â€œOne More Autumnâ€ starts out with Cheron using a vocal inflection that sounds a lot like Joni Mitchellâ€™s â€œBig Yellow Taxiâ€ than anything that has came out in the last thirty years. There isnâ€™t much in the way of extra instrumentation to â€œGoodnight Ameliaâ€ besides a guitar and a bass. Of course, the focal point of this track has to be Cheronâ€™s voice, which is something that is never challenged by the arrangements on this track or any of the others on â€œOne More Autumnâ€.
â€œTimeâ€ is a much more fulfilling track in that the instrumentation is much more active and uses a number of other instruments to make up for a much less active vocal track by Cheron. There are hints of American music stuck throughout â€œTimeâ€ in the sense that the bongos play to the late sixties hippie vibe of Cheron, while there is a construct created by the guitars that give the song a classic country feel. It is only during tracks like â€œUntitled Song About Drinking Aloneâ€ that both Cheron and eir band get on the same stage. This much more laid back track is a perfect blend of the two threads that have previously struggled for dominance on â€œOne More Autumnâ€. The use of multiple vocal layers on â€œUntitledâ€ has to be the one smart addition that is made during the first half of â€œOne More Autumnâ€ that will endear Cheron to all of eir listeners.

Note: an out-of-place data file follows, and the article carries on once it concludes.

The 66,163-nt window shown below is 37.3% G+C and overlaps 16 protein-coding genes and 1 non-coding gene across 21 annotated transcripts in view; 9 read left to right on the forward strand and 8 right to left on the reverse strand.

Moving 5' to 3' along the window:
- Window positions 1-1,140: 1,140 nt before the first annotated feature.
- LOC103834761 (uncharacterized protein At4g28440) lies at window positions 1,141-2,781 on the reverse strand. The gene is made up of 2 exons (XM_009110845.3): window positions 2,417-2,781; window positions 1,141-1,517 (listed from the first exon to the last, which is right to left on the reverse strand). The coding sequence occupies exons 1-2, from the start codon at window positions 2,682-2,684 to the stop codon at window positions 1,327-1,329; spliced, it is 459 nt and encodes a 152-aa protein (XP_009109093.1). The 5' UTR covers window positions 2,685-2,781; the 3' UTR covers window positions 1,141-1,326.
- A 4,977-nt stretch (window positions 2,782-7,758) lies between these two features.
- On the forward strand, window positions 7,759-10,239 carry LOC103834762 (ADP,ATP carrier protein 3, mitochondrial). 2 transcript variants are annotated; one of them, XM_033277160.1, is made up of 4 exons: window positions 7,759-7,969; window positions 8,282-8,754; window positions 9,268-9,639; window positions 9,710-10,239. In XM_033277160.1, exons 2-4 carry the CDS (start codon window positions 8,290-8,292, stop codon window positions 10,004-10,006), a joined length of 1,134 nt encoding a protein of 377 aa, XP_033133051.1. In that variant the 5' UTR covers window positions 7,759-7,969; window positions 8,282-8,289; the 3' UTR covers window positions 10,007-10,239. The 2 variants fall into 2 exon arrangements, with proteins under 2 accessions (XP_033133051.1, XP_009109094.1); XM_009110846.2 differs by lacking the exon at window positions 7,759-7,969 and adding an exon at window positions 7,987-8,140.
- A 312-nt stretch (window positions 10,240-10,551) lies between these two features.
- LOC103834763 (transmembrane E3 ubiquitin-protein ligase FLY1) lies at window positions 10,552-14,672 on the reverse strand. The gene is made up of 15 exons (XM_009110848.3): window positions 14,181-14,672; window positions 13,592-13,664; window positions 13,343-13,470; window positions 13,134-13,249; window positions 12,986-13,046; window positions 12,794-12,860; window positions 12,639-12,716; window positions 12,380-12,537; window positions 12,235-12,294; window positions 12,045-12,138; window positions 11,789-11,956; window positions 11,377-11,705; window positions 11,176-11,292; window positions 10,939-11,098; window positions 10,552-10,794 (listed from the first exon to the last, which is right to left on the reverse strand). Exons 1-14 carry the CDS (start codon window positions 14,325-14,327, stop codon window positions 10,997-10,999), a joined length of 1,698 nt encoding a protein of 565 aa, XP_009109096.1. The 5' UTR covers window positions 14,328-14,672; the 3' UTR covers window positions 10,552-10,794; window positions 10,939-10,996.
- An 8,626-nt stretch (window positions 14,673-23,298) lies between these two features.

Each of the songs on â€œOne More Autumnâ€ are done in a way that individuals that are listening in can easily appreciate Cheron, but there is little in the way of material there for advanced music fans that wished to be challenged by this album. For example, during â€œGhost Timeâ€, the rhyme structure employed by Cheron may beat the lyrics into listenerâ€™s heads but is not one that holds up over a number of plays. Cheron is better than a number of the female artists on the market that are trying to make it big (such as Zicari and Sage), but ey really is trapped by a number of the same pitfalls as those aforementioned artists. Even the inclusion of interesting instruments during songs like â€œGoneâ€ cannot save this album from large amounts of ennui and unfulfilled potential. This is a perfectly serviceable bit of pop music, but is not enough to stand on the same stages as arts like Amos and DiFranco.
Top Tracks: Gone, Julieâ€™s Song
Carrie Cheron â€“ One More Autumn / 2006 Three Mile Ceiling / 12 Tracks / http://www.carriecheron.com / Reviewed 28 July 2006